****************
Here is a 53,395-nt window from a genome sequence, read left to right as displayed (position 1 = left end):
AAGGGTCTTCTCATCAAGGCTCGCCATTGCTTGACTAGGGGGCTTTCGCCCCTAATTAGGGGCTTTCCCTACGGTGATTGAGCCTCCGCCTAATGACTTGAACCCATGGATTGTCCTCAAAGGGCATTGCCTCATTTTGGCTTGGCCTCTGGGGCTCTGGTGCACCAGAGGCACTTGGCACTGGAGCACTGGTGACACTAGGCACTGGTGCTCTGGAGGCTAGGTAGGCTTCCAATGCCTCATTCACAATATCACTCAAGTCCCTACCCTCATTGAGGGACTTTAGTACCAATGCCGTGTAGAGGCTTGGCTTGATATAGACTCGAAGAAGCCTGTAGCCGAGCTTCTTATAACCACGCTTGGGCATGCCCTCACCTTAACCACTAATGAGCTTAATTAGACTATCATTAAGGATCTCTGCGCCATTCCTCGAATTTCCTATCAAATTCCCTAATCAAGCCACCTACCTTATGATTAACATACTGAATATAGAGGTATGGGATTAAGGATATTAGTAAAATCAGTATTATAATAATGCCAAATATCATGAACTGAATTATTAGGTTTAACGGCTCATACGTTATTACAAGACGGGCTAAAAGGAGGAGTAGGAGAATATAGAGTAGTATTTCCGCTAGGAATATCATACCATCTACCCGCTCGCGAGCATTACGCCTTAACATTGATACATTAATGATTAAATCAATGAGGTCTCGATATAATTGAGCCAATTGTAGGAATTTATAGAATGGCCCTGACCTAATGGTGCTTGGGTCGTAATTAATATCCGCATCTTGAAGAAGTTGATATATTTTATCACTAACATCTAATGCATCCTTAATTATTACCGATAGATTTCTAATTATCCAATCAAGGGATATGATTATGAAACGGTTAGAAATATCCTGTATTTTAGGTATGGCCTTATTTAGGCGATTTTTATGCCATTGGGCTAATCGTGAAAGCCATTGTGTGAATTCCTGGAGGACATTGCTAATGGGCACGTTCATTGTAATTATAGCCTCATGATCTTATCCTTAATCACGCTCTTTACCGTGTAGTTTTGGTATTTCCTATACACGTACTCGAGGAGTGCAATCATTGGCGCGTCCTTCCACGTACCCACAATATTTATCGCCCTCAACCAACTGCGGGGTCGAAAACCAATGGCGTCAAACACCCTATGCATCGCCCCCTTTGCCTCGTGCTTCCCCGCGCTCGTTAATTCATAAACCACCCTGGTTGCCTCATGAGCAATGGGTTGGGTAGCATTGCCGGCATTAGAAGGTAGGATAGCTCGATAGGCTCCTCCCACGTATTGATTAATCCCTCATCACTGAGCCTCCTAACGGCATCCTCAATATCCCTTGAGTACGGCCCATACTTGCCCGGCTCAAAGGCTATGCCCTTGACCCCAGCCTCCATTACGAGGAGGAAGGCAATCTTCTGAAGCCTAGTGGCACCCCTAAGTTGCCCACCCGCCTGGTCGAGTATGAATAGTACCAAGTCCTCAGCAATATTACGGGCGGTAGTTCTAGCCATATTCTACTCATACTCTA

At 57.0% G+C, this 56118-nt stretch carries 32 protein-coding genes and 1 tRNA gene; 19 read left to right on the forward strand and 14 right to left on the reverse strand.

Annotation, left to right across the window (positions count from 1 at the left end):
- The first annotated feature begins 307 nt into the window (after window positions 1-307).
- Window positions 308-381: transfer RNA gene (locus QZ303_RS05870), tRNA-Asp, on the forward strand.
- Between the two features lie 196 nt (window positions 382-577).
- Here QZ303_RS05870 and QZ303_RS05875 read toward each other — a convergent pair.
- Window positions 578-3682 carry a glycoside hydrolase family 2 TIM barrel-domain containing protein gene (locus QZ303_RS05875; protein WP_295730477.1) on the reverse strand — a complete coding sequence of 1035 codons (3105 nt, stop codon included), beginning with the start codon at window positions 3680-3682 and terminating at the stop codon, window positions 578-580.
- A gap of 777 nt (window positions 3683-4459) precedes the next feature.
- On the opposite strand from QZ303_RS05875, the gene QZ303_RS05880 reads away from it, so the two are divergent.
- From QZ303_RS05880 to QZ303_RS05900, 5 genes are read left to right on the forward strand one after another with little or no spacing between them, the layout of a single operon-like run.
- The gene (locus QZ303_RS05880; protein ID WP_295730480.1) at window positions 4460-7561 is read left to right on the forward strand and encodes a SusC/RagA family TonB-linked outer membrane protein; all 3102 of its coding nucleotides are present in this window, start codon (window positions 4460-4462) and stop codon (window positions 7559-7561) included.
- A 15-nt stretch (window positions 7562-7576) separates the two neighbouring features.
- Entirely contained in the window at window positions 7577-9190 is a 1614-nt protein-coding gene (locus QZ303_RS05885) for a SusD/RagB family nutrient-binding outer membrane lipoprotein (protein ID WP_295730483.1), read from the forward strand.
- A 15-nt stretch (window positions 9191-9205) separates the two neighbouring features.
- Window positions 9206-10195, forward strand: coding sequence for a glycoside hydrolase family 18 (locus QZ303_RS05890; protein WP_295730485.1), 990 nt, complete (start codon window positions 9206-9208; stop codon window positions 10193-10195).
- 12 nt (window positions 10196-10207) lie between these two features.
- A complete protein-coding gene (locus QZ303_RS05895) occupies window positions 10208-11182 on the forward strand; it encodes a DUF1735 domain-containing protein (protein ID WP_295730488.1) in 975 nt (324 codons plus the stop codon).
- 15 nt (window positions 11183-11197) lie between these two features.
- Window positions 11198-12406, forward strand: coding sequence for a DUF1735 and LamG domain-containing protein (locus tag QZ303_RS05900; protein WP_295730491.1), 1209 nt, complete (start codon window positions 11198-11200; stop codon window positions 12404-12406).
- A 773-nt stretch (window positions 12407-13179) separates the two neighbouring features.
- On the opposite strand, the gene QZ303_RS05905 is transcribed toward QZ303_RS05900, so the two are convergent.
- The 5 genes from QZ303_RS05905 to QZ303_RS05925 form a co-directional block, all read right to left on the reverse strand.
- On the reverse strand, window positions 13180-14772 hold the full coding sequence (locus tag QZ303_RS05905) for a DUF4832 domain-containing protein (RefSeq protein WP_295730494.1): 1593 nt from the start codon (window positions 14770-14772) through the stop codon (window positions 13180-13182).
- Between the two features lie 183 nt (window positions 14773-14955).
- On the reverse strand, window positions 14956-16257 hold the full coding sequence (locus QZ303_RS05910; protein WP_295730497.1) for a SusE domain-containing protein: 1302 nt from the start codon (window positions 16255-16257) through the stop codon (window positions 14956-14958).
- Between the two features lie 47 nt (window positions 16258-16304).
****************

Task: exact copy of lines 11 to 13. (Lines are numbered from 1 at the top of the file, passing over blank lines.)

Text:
- On the opposite strand from QZ303_RS05875, the gene QZ303_RS05880 reads away from it, so the two are divergent.
- From QZ303_RS05880 to QZ303_RS05900, 5 genes are read left to right on the forward strand one after another with little or no spacing between them, the layout of a single operon-like run.
- The gene (locus QZ303_RS05880; protein ID WP_295730480.1) at window positions 4460-7561 is read left to right on the forward strand and encodes a SusC/RagA family TonB-linked outer membrane protein; all 3102 of its coding nucleotides are present in this window, start codon (window positions 4460-4462) and stop codon (window positions 7559-7561) included.